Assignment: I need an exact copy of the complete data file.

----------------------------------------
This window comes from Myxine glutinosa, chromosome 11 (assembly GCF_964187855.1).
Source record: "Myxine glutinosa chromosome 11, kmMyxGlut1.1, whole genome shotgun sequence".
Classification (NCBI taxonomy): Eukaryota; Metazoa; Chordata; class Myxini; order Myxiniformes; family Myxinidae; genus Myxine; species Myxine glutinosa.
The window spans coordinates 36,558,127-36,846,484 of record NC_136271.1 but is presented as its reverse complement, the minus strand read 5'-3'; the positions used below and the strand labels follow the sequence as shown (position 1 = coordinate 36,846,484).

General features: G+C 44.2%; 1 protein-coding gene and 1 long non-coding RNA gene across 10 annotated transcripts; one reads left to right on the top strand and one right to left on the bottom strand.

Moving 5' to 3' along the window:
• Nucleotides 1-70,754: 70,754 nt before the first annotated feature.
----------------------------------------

This window comes from Myxine glutinosa, chromosome 11 (assembly GCF_964187855.1).
Source record: "Myxine glutinosa chromosome 11, kmMyxGlut1.1, whole genome shotgun sequence".
Classification (NCBI taxonomy): Eukaryota; Metazoa; Chordata; class Myxini; order Myxiniformes; family Myxinidae; genus Myxine; species Myxine glutinosa.
The window spans coordinates 36,558,127-36,846,484 of record NC_136271.1 but is presented as its reverse complement, the minus strand read 5'-3'; the positions used below and the strand labels follow the sequence as shown (position 1 = coordinate 36,846,484).

General features: G+C 44.2%; 1 protein-coding gene and 1 long non-coding RNA gene across 10 annotated transcripts; one reads left to right on the top strand and one right to left on the bottom strand.

Moving 5' to 3' along the window:
• Nucleotides 1-70,754: 70,754 nt before the first annotated feature.